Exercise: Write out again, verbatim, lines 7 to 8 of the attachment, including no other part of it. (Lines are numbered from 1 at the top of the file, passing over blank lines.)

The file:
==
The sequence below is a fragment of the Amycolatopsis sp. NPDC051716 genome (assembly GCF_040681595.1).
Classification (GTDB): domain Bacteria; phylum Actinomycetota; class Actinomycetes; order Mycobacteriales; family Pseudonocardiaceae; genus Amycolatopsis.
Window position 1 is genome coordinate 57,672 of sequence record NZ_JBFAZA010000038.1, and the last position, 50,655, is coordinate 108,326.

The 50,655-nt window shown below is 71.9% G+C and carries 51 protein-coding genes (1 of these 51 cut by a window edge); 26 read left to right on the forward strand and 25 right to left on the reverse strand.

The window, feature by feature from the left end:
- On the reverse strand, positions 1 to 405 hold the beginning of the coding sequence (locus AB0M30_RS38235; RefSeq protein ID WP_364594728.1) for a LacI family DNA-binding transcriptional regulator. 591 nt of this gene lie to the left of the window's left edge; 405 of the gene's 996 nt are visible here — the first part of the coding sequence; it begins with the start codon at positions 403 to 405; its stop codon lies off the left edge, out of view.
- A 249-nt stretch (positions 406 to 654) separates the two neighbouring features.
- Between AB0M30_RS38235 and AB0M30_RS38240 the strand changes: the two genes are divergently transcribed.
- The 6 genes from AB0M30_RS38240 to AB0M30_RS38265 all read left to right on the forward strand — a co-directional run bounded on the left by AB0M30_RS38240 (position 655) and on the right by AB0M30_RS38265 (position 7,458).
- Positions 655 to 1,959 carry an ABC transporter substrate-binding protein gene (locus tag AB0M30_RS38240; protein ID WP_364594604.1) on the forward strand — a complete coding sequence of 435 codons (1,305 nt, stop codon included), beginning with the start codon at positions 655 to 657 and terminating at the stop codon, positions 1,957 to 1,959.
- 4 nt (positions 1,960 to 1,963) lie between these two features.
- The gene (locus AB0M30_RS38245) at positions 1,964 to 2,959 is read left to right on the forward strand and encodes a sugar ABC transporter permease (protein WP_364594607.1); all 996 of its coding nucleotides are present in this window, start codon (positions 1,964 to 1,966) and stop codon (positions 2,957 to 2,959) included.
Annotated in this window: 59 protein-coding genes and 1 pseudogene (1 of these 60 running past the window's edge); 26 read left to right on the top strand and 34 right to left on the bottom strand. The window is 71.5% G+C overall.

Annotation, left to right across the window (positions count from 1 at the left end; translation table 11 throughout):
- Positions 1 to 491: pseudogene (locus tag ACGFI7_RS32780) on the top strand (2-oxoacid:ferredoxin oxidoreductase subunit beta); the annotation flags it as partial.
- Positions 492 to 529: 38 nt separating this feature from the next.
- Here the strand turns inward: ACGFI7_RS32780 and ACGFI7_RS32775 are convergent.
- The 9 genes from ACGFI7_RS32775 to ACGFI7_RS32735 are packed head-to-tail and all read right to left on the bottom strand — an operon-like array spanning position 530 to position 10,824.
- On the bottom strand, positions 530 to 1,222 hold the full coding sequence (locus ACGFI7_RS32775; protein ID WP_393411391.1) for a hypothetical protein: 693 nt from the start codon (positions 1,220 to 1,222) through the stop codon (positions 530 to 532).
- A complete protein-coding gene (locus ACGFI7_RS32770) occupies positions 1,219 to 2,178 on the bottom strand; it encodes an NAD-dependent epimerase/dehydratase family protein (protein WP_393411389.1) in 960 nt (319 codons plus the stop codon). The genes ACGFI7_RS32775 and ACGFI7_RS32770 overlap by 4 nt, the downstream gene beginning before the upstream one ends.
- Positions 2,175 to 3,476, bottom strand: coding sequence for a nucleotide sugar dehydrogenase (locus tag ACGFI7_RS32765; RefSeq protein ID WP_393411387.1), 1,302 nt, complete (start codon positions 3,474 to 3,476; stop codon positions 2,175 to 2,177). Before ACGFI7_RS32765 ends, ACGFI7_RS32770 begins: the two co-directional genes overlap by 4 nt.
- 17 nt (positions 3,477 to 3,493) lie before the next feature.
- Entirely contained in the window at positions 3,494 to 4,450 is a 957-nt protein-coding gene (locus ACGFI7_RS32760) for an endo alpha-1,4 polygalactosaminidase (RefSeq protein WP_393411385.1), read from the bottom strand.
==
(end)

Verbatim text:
- A 249-nt stretch (positions 406 to 654) separates the two neighbouring features.
- Between AB0M30_RS38235 and AB0M30_RS38240 the strand changes: the two genes are divergently transcribed.